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Sir Christopher Wren
Sir Christopher Wren was a designer, astronomer, geometer, and one of the greatest English architects of his time.
Christopher Wren was born into a rich family in 1632. He was a weak and sickly child and was taught at home by private tutors and his father. Wren’s schooling is a mystery: there are no documents about whether he attended school or not. However, there is a written evidence that he entered Oxford University in 1650 to study science and mathematics. On graduating from university, Wren was appointed Professor of Astronomy at Gresham College, London. He was required to give weekly lectures in both Latin and English to all who wished to attend; admission was free. His lectures and the following discussions led to establishing the Royal Society, England’s first scientific organization.
Later, Christopher Wren taught at Oxford University. His scientific work included astronomy, optics, mechanics, medicine and meteorology. He invented and improved lots of things. He experimented with submarine design, road paving, and design of telescopes. It was also around these times that his attention turned to architecture.
In Wren’s time, the profession of an architect did not exist. In the past, buildings had been constructed to the requirements of the patron and the suggestions of building professionals, such as master carpenters or master bricklayers. Since the early years of the 17th century, it was not unusual for the well-educated gentleman to take up architecture as a hobby. Wren designed 51 London churches, including St Paul’s Cathedral, and several buildings after the Great Fire in 1666. Each church was different, though all were classical in style. He insisted on the finest materials and only skillful workers were hired for the job.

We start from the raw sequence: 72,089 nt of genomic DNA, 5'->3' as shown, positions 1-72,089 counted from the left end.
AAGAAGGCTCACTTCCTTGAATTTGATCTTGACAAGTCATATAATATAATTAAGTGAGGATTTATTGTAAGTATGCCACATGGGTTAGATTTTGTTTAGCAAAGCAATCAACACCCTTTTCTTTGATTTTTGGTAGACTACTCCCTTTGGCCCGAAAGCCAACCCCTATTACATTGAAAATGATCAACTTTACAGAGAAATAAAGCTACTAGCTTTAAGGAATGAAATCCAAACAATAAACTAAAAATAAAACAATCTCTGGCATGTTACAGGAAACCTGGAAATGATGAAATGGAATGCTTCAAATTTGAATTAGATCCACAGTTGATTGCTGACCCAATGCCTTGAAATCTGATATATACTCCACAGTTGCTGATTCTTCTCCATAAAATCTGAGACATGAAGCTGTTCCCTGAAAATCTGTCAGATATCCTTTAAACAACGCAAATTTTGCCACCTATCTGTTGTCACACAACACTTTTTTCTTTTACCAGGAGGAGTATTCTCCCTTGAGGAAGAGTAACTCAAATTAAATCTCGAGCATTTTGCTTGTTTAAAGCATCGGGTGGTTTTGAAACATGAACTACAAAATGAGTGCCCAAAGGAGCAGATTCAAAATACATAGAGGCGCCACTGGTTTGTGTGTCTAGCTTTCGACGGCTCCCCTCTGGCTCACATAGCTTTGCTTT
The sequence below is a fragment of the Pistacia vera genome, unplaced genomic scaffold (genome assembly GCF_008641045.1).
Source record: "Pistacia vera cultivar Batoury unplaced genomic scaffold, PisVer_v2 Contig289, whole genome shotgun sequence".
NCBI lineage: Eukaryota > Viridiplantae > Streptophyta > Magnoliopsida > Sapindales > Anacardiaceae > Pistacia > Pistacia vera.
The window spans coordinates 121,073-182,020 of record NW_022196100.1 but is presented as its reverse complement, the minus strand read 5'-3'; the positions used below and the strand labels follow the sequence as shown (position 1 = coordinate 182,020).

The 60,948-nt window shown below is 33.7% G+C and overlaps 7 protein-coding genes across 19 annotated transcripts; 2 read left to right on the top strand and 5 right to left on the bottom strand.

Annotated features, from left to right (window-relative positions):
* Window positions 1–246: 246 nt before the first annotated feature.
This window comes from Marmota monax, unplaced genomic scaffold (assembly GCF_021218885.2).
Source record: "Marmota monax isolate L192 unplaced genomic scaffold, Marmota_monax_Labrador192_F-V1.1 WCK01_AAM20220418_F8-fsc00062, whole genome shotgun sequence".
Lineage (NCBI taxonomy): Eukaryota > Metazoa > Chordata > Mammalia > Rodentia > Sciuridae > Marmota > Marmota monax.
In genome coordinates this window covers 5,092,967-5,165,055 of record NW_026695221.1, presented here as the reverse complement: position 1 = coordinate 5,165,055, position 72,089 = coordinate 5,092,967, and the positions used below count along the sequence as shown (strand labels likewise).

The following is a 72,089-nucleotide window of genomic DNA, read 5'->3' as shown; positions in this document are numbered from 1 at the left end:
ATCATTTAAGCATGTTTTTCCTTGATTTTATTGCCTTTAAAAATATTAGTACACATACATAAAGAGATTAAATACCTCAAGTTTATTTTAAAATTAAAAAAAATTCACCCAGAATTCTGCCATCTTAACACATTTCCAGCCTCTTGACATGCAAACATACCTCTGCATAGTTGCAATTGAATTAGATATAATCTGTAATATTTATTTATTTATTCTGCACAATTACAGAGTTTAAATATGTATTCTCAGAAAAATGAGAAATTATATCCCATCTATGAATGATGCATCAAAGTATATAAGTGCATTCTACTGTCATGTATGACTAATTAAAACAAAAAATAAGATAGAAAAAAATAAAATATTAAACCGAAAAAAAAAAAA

Actually, St Paul’s Cathedral is still Wren’s masterpiece. The architectural style of St Paul’s Cathedral is a beautiful mix of the Medieval, Classical, and Baroque. The inside of St Paul’s Cathedral is gorgeous. The foundation stone of the Cathedral was laid in 1675 when Wren was 43 years old, and the last stone was put in place by his son, 35 years later.
Nowadays, St Paul’s Cathedral is the largest working Protestant church in England. Services are held regularly. Important events at the Cathedral have included the funerals of Lord Nelson and Sir Winston Churchill, Jubilee celebrations of Queen Victoria, peace services marking the end of the First and the Second World Wars and, most recently, the thanksgiving services for both the Golden Jubilee and 80th birthday of Her Majesty the Queen.
Wren died on 25th February 1723. His gravestone in St Paul’s Cathedral features a Latin inscription which translates as: ‘If you seek his memorial, look about you.’